Happy Bioenergy Day!
Today, we’re celebrating a significant accomplishment of bioenergy at a Washington school district. It’s been about a year since a new wood pellet boiler was installed at a Northport school in northeast Washington, a project in collaboration with the Washington state Department of Natural Resources (DNR) and the state Department of Commerce, and the Washington State University (WSU) Energy Program.
Bioenergy Day is a celebration of the ecological, social, and economic benefits of using organically-sourced energy.
What is Bioenergy?
Bioenergy is an efficient, sustainable form of energy that uses organic material to generate heating, cooling, or electricity. Commonly used materials include the byproducts of forest thinning, such as smaller trees, and agricultural and urban food waste.
The Northport boiler gets its juice from wood pellets, a much more sustainable option than the previously installed diesel-fueled heating system. These pellets are often made from byproducts of timber harvests or forest restoration activities – a convenient, sustainable use for organic material that might otherwise go unused.
The pellets are renewable and clean-burning, created in pellet-mills around the United States. These mills create jobs in heavily forested areas, often serving rural communities in need of sustainable jobs. Northport’s wood pellets come from Hauser, Idaho, but School District Superintendent Don Baribault has heard some talk within the community about hopes for local sourcing in the future.
It’s estimated that 1 million residences or businesses use wood pellets as a heating source, according to the Pellet Fuels Institute.
The First Year Report
First and foremost, Baribault says the wood pellet boiler has given some much needed warmth to the school, especially since the old system had begun to fail. Northport was in search of something that would be reliable and long lasting.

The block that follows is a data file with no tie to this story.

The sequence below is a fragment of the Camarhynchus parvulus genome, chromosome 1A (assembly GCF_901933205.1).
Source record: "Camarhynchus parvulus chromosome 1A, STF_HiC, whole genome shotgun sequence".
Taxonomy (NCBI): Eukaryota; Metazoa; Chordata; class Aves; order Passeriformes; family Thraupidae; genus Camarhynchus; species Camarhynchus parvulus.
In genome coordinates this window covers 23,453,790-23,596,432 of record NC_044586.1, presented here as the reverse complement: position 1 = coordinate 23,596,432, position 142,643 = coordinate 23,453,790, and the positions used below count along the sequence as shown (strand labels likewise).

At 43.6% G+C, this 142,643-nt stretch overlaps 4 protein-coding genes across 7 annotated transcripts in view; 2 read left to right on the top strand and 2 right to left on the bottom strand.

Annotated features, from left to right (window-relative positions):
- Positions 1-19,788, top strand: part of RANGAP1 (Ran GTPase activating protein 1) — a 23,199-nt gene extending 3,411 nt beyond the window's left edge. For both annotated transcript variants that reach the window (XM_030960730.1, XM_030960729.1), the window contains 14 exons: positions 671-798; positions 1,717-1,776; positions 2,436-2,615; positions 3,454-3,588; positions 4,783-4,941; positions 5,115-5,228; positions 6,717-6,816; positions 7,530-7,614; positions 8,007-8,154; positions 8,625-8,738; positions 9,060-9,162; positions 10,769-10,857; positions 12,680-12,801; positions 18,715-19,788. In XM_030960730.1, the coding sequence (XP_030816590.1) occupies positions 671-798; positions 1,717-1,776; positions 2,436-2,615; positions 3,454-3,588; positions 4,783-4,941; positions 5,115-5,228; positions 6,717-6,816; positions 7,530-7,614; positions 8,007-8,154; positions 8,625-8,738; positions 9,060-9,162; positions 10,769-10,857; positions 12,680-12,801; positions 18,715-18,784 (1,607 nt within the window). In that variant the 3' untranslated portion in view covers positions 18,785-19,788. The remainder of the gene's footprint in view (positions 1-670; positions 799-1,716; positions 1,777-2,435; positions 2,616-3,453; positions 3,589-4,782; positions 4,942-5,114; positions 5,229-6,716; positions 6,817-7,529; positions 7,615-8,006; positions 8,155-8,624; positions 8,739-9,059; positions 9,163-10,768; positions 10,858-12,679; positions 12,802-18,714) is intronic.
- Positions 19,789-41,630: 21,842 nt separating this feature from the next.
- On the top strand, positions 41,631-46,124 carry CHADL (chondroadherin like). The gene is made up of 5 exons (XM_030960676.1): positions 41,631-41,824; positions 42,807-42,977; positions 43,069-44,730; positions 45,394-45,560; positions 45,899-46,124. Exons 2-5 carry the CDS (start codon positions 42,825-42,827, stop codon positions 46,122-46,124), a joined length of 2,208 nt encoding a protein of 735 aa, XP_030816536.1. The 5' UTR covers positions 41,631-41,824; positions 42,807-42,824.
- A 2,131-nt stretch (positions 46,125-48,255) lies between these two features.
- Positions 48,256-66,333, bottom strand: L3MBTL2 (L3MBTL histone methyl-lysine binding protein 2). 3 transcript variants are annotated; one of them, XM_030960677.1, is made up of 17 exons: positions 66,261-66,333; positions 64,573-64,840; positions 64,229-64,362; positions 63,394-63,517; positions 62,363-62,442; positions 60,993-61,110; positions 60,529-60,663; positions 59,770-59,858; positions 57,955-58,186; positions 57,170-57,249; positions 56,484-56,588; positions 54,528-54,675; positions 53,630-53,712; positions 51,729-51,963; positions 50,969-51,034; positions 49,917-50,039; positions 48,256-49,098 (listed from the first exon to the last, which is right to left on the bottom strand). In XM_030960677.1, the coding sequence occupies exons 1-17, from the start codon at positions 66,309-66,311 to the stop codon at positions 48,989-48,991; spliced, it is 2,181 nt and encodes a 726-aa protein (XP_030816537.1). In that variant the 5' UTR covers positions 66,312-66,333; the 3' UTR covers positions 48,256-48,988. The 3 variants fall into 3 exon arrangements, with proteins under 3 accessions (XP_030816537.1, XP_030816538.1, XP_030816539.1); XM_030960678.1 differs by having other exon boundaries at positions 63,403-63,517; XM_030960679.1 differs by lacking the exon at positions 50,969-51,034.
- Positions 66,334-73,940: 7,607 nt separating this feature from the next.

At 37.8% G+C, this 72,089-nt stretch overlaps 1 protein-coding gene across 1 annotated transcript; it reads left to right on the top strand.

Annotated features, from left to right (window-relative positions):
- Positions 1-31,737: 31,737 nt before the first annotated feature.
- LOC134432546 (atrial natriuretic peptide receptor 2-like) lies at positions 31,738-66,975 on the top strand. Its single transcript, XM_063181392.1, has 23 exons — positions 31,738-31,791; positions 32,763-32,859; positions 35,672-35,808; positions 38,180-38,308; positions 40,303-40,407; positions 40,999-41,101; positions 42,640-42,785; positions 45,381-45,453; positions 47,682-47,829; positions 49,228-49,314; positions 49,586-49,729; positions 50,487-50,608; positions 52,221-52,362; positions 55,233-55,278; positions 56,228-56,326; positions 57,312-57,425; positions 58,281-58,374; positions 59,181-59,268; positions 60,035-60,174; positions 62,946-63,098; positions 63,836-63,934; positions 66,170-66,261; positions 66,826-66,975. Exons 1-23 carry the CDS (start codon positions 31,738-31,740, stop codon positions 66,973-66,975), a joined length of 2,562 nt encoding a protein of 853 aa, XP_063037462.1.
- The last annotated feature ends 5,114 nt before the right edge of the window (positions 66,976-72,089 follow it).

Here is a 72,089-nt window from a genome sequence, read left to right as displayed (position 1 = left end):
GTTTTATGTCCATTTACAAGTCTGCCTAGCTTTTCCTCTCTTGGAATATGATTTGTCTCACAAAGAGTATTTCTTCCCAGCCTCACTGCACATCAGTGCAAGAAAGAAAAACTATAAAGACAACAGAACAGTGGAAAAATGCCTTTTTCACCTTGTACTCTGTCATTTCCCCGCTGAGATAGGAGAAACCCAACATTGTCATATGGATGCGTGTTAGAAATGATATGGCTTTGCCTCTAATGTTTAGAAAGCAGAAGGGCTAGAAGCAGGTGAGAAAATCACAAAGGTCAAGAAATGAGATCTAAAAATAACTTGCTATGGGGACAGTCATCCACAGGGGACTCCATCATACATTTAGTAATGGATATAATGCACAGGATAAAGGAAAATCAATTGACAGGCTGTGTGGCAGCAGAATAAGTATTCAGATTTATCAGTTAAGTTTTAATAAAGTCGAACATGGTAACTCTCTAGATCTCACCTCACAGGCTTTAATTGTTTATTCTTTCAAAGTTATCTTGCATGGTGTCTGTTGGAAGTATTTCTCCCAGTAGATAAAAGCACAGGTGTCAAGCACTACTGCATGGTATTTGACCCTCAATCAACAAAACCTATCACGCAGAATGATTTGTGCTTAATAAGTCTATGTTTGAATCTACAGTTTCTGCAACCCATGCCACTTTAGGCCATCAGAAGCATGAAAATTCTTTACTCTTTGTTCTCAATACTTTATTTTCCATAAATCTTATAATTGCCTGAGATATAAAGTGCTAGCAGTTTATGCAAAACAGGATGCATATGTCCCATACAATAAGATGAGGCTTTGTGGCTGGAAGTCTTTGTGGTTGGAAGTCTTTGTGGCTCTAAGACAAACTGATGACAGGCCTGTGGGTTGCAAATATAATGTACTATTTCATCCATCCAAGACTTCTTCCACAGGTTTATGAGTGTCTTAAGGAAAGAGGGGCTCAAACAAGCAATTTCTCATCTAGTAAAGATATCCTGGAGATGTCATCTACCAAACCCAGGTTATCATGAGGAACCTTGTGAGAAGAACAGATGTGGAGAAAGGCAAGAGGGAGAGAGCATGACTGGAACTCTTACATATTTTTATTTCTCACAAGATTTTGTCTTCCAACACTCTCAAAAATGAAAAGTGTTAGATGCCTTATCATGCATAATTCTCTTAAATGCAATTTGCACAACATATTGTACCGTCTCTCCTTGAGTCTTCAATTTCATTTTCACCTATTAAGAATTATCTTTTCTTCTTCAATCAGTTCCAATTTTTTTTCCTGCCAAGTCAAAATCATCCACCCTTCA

“Based on screening schools across Washington, Northport appeared among the most suitable sites for converting from oil heat to densified biomass,” said David Van Holde, senior energy engineer with the WSU Energy Program. “More importantly, the engagement and support by the superintendent and school board throughout the process ensured the project’s success.”
Last year, Baribault said the boiler went through approximately 50 tons of wood pellets. According to the Energy Information Association, one ton of pellets is the energy equivalent to 2.8 barrels of distillate home heating oil.
Although the audit hasn’t been fully completed, Baribault said he believes the pellet boiler will save at least $10,000 a year.
The school’s campus serves roughly 200 students, many of whom thought the project was pretty “cool,” Baribault said, especially the youngest of the group who saw the crane installing the boiler and asked if they were getting a rocket ship.